When the New Year Storms In: Our Terrible Loyalty

(With Abraham Fields (15) playing his original composition)




“We are all in the same boat, in a stormy sea, and we owe each other a terrible loyalty.”  

                                                        ---G.K. Chesterton


Last night, the north wind tried to break in. The walls shook, the windows bowed under the knock of its hand. The rain struck with such force we thought we’d be sucked from our beds and swept away in a river down our stairs.

 There have been four storms like that these last two weeks. The air is howling even as I write---hurricane force winds that have timbered trees and torn roofs off. This is my home, this faraway island of rock in the Gulf of Alaska, where storms coalesce, where gale and hurricanes train, where the winds unleash and the sky leans down in howls of snow and rain. And when it all stops and the sun peers out and the world holds its pretty blue breath, we disbelieve the calm. We know another storm is already clotting the nearby skies.


This is where we all live, isn’t it? We all live in a time and In a place where one storm follows another, and there we are, out on the sea in small boats. Sometimes we can barely hold on.


And now another year is swelling and breaking upon us. How do we greet this new year with joy and innocence and hope? How do we pretend we are not sea-rocked and sick, tired and shaken from the old?


Come with me into one stormy night.


Twelve men were crossing the sea that night, twelve friends. It was just a lake, really, but the winds could barrel down and stir that coin of a lake into an angry ocean in minutes, and could blow for hours. There they were, men with just oars in their hands, with just muscle in their arms and shoulders, only flesh against the wind and an oceanic lake. All night long they leaned into the oars just to keep the bow into the waves, to save their lives. But their strength waned with each hour. And not two miles had passed.


You know what happened near morning, how he came to them upon the waters, feet on the tops of the sloshing waves. And you remember how one of them, Peter, our darling impetuous Peter leaped overboard into the waves to walk toward Jesus. And for a few miraculous moments, there he was, tight-wiring on the sea itself, a man aloft on the tumultuous waters, Peter the Triumphant mastering gravity, mortality, and inadequacy!!


Since that five second walk on water, we have all been urged to “get out of the boat” so we too can “walk on water.” We are told that if we have the faith of Peter, we too can leap out and tread on stormy seas, victorious! We too, if we keep our eyes on Jesus, we’ll never sink beneath the waves!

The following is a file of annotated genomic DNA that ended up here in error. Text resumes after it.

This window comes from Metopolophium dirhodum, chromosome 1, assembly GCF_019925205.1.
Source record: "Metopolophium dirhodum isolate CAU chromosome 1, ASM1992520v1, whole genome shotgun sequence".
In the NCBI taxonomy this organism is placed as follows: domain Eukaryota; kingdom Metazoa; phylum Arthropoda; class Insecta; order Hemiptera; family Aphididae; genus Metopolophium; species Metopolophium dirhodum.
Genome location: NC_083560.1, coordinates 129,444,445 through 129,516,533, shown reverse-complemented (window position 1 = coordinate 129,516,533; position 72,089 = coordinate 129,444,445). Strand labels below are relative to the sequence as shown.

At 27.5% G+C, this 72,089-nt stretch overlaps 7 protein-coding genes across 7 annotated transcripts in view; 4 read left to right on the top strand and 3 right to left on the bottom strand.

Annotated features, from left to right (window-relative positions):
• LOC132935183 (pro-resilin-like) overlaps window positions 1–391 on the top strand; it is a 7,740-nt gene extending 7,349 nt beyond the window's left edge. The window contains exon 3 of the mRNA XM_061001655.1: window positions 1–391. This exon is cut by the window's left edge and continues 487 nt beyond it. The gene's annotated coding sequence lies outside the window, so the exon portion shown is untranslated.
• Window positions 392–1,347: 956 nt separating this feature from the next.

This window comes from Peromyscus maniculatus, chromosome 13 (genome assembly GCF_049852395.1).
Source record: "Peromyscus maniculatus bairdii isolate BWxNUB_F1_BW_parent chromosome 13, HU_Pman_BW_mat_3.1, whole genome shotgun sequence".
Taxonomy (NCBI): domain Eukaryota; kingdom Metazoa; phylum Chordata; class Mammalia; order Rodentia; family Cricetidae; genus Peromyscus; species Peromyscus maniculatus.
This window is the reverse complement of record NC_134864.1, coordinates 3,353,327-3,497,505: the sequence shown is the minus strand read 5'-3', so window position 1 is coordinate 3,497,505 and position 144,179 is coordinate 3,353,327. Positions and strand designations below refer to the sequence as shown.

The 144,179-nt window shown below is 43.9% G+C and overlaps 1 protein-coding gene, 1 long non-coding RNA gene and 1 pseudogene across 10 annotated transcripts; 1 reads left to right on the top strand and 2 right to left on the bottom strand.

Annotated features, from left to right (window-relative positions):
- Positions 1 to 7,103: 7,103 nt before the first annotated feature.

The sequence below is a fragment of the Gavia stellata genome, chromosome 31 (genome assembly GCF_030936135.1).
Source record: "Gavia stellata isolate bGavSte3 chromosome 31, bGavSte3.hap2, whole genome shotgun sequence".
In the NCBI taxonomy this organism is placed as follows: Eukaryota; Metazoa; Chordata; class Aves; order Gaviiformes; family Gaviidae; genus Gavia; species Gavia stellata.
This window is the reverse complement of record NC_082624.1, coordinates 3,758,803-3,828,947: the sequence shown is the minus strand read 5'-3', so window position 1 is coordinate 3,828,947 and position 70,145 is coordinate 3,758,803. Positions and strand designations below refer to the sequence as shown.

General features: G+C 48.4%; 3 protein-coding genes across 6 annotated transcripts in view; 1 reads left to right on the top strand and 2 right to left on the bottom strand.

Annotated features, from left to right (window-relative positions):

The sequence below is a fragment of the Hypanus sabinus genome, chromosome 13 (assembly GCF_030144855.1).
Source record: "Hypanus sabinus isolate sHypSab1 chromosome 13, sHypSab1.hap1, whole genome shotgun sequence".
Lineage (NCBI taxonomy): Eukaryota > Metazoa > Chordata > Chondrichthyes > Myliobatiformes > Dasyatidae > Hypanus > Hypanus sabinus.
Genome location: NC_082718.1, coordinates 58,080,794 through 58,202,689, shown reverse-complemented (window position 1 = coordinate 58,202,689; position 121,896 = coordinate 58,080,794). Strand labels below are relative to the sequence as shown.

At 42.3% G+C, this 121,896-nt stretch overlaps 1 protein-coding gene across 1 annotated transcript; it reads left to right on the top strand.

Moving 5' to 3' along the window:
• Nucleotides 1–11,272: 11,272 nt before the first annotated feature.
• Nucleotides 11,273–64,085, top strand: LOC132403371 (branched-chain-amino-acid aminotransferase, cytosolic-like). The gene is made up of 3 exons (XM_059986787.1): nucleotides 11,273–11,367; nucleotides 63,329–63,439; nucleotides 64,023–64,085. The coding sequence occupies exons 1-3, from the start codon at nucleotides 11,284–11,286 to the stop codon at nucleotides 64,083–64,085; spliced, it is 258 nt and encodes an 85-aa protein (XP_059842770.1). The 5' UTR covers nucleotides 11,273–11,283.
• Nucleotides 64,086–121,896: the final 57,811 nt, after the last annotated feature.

But no. Listen. Peter did not leap out of the boat from faith----but from doubt. They were terrified, thinking this form in the storm was a phantom. Jesus identified himself clearly to his friends in the storm: “Take courage! It is I. Do not be afraid.”


Eleven men believed him then and knew it was their master who had come to them on the waters, but Peter did not believe him. “IF it is you, tell me to come to you on the water.”


It was Peter’s idea, not Jesus’. It was Peter’s doubt that sent him into the water, not faith. Jesus never intended for Peter or any of them to walk on water. There was no need. Jesus had already given them a boat. And companions, each other, to row it. And he had given himself, there upon the waters, with them. That is enough. More than enough.


I write this now because another year is coming, swelling and breaking upon us. I write this because I have seen people jump overboard---abandoning their families, their faith. We will not escape, any of us, the brush of death, the terrors of love, the tides of fear, the crushing graces of a life we do not deserve. The waters will rise, and there will be wars and rumors of wars; there will be bombs among the innocents, guns among the young; there will be family fights and difficult reconciliations; there will be feasts and singing among broken hearts. Babies will be born, fathers will die, weddings will break out in the streets, while the seas rise and fall, while the waves whisper and roar.


We’ll tire at the oars, we will. We’ll see the water filling the boat, we’ll bail for all we’re worth, we’ll think we’re going to sink---


Do you remember what he said to those terrified men that night, terrified by the storm, terrified because they thought he was a ghost from the abyss?


“Take courage. It is I. Do not be afraid.”


Do you hear that? This is for you, right now, for me, right now, for this new year ahead of us. I’m a little afraid, I confess. But I’ve been given a boat----my family, my church, the Words of God, Jesus himself, all of YOU here in this place. And there is no storm, no wind no dark no sea that can keep him from us. He will always find us. He will come to us as the King and Lord over all of creation, striding on the very waters that threaten us, and he’ll call to us, gently and strong, from inside every storm,


“Take courage. It is I. Do not be afraid.”


Don’t abandon the boat. Don’t let go the oars. 

Let us keep rowing, dear friends, beside one another. He will be with us every day of the year to come.

We will not be afraid.  


Naphtali with arms raised in skiff.jpg